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Yes I am aware my home network exceeds the normal domestic. But so do my requirements.
I posted on here to avoid virgin specific and to try to stick to general networking.
My requirements is to find the device that in the real world will give me as near to full bandwidth throughput. My current laptop is a Dell 5550. It has no network ports unless I connect adaptors to a USB c. But has a WiFi card rated to provide 2.4 Gb. So what access point.
If I am going to have multiple wifi devices in the office in the future as more providers drop cable support. How to ensure all get served the max bandwidth they can support and the device can support the aggregated load?
As a vm close. Yes. The hub 4 is a cludge designed to meet the first to 1Gb. It is most definitely not a device for the long term. And an expensive device when all that is required is a modem. Firewall, nat, etc I do far better myself than any vm hub will ever do.
I'm not too sure that there are any wifi 6e access points available right now, probably by the end of this year. As you probably know, it's not just a case of sticking a 10 Gbit/s network interface on the end of a wifi radio - the entire thing has to be engineered to handle the throughput otherwise it's just a pointless box-ticking exercise to keep the marketing people happy.
Right now you might want to look at the Aruba 515 or 555 wifi 6 APs, I quite like Aruba kit (now part of HP) but even these 'only' have a 2.5 Gbit/s and a pair of 5 Gbit/s ethernet ports respectively - but they are much more likely to be able to sustain the throughput. Not surprisingly these are enterprise-grade devices and you would be looking at around £1000 for each access point.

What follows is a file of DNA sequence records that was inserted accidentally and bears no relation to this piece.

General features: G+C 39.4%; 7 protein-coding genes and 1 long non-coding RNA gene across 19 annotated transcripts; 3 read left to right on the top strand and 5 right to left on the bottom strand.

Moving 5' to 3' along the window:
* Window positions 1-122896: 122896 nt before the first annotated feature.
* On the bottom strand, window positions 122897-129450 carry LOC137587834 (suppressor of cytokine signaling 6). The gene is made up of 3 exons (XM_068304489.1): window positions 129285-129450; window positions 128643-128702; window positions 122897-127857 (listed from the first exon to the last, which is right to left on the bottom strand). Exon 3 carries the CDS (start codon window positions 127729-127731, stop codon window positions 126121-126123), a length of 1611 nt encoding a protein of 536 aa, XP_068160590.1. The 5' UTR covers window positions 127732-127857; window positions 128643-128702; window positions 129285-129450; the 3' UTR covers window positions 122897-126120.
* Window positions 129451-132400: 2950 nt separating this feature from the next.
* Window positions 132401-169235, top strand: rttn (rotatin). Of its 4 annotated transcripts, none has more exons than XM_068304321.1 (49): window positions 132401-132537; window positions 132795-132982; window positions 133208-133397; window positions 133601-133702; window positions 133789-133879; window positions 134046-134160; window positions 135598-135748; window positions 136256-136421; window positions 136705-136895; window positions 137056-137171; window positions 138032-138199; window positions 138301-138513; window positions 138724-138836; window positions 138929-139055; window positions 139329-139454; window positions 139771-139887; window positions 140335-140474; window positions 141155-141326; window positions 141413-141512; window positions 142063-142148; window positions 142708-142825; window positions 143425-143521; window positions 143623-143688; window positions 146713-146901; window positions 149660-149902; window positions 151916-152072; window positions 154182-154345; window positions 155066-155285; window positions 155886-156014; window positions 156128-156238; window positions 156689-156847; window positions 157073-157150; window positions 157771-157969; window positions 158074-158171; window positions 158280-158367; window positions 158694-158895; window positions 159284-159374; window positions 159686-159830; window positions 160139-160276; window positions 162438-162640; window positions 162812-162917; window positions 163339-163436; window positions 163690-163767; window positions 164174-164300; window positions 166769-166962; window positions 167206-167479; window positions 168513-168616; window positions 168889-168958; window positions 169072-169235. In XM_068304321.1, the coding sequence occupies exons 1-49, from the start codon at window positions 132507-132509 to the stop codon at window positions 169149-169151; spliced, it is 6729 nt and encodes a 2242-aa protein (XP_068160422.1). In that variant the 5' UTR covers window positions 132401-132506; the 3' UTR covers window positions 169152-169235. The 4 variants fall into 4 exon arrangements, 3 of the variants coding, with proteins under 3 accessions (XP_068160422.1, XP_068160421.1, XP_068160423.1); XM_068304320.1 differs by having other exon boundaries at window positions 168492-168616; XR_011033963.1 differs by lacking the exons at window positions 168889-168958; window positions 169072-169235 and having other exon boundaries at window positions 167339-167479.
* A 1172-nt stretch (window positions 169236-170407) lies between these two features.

Oh and remember that if a wifi device claims a speed of x Gbit/s, that's the theoretical link speed, actual real-world data throughput will be around a quarter to a third of that - at best!
Have you looked in to the Netgear RAXE500 its wifi 6e 6Ghz its compatible with older wifi 5 devices aswell as having a 2.5G/5G multi gig wan/lan port there's also the RAX120 its wifi 6 with the same multi gig port as the RAXE500
I doubt we'll see any 802.11ax access points with a 10Gbps port any time soon, if ever. 5Gbps ports should be more than enough for the backhaul on the residential side. If we were getting into the realm of MU-MIMO where crazy backhaul is needed, that's enterprise.
The standard tops out at 9 Gbps, but that requires 8 spatial streams, operating at the highest MCS per stream, 1024QAM 5/6 with 160MHz channel bonding.
As a general rule of thumb, whatever the claims made, e.g. some Netgear 802.11ax APs suggests 1800Mbps, I'd instantly throw half of that away for real world usage.
I'm trying to find the 802.11ax MCS data, but seeing as 256QAM needs an SNR of 40dB, and going up would generally need at least another 6dB SNR to increase the constellation size, you're probably looking at a required SNR of something like 48 dB. In all likelihood you probably wouldn't get that in a built up area even right next to the AP.
Or the short version, really don't sweat it. Get something with a 2.5Gbps or 5Gbps port instead of worrying about bandwidth you'd never get anyway.